Futuro Health, a California-based nonprofit established by Kaiser Permanente and SEIU-United Healthcare Workers West (SEIU-UHW) to address the nation’s allied health worker shortage, today announced it has expanded its educational offerings to prepare frontline health care workers for an expected surge in COVID-19 cases, committing $1 million to launch a new pandemic-readiness program.
Through a collaborative effort by Futuro Health, Kaiser Permanente, SEIU-UHW, Pima Medical Institute and The Education Fund, a new online course Pandemic Readiness for LVN/LPNs became available April 6 beginning in California, with plans to expand beyond the state. According to the California Board of Vocational Nursing and Psychiatric Technicians, there are over 100,000 LVNs (also called “licensed practical nurses” in other states) serving the state’s 40 million residents. Futuro Health will waive all fees and tuition for these practitioners.
Governor Gavin Newsom’s announcement of the anticipated need of 50,000 new beds in repurposed, pop-up and existing facilities will create a critical need for workers to provide care. To meet the magnitude of this workforce demand, the Governor recently announced plans to change scope of practice restrictions to increase doctors and nurses’ capacity, allowing other care team members to expand their typical scope of care. This will increase demand for LVNs/LPNs, respiratory therapists, medical assistants and certified nursing assistants.
“California will need licensed vocational nurses equipped with the right training to help patients through this pandemic,” said Bechara Choucair, MD, senior vice president and chief health officer for Kaiser Permanente. “LVNs and LPNs will have a big role to play, not only in hospitals but also in alternate care facilities and non-hospital settings.”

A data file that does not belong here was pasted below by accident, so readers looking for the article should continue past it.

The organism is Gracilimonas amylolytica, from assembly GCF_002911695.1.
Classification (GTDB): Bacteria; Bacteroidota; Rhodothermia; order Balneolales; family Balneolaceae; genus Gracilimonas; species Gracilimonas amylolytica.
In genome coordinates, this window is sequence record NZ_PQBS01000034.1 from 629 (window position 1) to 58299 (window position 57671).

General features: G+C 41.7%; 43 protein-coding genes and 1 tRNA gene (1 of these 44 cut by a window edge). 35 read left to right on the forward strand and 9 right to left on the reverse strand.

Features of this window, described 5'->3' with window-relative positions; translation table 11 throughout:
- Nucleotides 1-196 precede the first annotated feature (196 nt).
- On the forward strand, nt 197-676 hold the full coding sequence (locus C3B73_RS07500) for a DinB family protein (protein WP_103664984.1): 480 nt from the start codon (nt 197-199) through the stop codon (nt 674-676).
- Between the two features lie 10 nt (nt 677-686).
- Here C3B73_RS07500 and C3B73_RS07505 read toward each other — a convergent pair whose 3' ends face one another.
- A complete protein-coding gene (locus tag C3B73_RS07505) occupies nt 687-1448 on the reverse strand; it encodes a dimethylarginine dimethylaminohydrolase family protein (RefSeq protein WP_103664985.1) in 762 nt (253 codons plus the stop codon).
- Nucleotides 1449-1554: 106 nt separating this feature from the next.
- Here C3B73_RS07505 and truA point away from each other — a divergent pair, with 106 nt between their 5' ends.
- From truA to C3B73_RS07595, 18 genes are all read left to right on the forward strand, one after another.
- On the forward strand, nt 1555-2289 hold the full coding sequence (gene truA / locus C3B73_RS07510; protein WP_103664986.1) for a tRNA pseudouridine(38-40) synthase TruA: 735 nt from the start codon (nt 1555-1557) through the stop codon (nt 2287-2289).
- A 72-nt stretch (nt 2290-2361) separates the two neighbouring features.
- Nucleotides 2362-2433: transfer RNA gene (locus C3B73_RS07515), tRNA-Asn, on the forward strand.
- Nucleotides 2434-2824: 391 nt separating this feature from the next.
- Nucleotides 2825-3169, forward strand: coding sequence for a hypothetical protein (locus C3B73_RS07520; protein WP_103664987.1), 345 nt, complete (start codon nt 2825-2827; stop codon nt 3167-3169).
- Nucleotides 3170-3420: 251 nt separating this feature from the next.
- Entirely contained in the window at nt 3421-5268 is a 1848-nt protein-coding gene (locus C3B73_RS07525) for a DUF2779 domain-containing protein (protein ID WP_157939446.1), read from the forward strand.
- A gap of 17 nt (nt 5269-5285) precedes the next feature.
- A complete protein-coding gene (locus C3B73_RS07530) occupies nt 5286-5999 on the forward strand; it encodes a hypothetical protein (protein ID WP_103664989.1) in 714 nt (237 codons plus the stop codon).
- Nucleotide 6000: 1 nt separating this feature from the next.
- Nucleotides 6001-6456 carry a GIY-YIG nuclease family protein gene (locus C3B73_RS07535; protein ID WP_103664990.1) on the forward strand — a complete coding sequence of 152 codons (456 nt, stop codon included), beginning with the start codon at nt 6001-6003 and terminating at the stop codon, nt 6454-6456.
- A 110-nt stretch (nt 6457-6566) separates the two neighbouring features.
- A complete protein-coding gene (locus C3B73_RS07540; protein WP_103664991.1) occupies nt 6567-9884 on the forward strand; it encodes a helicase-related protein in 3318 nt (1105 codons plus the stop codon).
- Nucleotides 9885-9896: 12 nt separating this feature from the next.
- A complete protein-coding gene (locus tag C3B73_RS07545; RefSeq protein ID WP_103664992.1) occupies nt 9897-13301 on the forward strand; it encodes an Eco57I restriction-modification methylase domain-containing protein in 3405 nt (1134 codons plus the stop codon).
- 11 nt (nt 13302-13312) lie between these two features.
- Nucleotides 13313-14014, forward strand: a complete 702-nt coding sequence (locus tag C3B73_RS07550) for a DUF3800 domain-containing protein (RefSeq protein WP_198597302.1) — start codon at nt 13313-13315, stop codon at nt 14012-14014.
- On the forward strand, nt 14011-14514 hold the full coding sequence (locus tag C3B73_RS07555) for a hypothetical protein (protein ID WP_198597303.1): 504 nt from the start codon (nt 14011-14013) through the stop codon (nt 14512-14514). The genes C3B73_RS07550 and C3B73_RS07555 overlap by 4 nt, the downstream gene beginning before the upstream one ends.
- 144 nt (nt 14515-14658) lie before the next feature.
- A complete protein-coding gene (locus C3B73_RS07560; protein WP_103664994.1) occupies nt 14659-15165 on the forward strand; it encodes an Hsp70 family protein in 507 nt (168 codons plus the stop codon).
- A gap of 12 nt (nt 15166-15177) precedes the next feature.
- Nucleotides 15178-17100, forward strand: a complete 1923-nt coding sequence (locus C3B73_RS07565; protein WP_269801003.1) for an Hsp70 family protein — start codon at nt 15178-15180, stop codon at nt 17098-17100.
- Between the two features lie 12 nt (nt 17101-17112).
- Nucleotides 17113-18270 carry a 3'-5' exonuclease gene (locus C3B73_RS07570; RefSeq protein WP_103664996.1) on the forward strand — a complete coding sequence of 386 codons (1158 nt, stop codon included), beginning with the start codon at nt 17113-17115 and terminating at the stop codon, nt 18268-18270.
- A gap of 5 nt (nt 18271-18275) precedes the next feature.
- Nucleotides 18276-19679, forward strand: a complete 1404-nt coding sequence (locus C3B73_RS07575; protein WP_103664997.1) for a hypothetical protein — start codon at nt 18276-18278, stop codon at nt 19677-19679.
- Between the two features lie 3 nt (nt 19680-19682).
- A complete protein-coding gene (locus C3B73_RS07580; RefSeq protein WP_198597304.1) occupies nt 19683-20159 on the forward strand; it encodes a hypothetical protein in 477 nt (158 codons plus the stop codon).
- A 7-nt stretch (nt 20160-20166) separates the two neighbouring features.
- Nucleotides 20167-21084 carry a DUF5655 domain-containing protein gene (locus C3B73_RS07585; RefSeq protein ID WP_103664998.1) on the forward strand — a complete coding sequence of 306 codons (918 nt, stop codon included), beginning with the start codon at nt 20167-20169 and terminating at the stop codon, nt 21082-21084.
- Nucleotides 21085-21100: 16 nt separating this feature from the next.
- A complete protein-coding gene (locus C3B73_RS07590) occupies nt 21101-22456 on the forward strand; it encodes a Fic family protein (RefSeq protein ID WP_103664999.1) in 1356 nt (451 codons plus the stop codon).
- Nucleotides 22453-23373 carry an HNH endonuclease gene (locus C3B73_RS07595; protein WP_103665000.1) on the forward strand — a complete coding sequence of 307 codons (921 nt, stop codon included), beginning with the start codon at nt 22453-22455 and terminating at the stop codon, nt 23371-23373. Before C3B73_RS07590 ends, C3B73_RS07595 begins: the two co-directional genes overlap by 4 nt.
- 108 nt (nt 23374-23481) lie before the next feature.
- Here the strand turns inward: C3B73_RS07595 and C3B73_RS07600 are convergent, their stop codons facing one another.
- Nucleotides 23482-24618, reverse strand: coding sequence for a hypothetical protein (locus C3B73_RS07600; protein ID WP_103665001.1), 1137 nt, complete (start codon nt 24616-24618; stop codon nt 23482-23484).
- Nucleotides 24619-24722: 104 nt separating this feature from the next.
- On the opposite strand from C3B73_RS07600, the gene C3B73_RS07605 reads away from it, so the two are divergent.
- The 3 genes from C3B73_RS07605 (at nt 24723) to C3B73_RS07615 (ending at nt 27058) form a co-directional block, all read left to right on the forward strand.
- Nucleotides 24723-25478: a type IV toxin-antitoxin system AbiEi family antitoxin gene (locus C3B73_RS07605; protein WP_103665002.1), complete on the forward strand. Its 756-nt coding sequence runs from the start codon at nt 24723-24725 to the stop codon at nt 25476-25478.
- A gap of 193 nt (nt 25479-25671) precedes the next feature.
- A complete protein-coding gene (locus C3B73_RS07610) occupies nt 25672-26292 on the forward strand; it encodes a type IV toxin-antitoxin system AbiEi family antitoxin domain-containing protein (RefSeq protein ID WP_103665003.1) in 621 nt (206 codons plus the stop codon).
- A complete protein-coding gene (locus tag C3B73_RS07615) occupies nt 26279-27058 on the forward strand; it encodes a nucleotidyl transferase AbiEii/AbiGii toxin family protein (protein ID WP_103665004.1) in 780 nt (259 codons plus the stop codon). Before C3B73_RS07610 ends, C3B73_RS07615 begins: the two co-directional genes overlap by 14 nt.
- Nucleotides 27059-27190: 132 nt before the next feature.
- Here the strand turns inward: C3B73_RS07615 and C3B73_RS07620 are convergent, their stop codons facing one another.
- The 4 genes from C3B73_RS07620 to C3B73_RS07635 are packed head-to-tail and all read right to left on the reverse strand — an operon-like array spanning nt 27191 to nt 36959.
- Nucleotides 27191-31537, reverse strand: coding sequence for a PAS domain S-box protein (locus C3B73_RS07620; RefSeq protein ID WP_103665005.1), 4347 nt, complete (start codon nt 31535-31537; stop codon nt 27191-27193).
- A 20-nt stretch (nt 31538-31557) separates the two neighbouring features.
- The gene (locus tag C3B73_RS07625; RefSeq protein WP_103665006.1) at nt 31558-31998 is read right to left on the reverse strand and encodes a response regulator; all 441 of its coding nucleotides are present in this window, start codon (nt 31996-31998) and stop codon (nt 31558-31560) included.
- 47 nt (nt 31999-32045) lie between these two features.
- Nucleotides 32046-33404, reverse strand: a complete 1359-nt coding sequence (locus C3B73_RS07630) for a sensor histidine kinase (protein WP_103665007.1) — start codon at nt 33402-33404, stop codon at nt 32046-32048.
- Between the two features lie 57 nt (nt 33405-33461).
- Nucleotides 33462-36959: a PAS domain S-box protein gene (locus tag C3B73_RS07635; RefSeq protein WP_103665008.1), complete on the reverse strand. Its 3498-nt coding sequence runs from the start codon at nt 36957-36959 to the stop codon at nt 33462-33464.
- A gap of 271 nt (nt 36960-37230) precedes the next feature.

The five-chapter pandemic readiness course, designed by Pima Medical Institute and conducted entirely online, will take LVNs/LPNs approximately six hours to complete. The chapters cover topics including infection control techniques, ventilator patient care, disease progression, and improving personal resiliency.
Designed to be self-paced and available online, the course can help prepare LVNs/LPNs to perform additional functions on the care team in preparation for a temporary expansion in their scope of work.
“The magnitude of the crisis demands that we come up with solutions of similar scale,” said Fred Freeman, CEO of Pima Medical Institute. “We are pleased to contribute our curriculum expertise to the nation’s crisis.”
Futuro Health will offer digital badges upon successful completion of online coursework and accompanying competency assessments. The course augments and fortifies existing skillsets of LVNs/LPNs amidst the COVID-19 environment, especially for those entities that may not have the resources to create their own training programs to upskill staff.
“This program can help equip frontline workers with the skills to help meet the needs of this unprecedented crisis,” said Van Ton-Quinlivan, CEO of Futuro Health. “We hope employers will help spread the word among their workforce about this training.”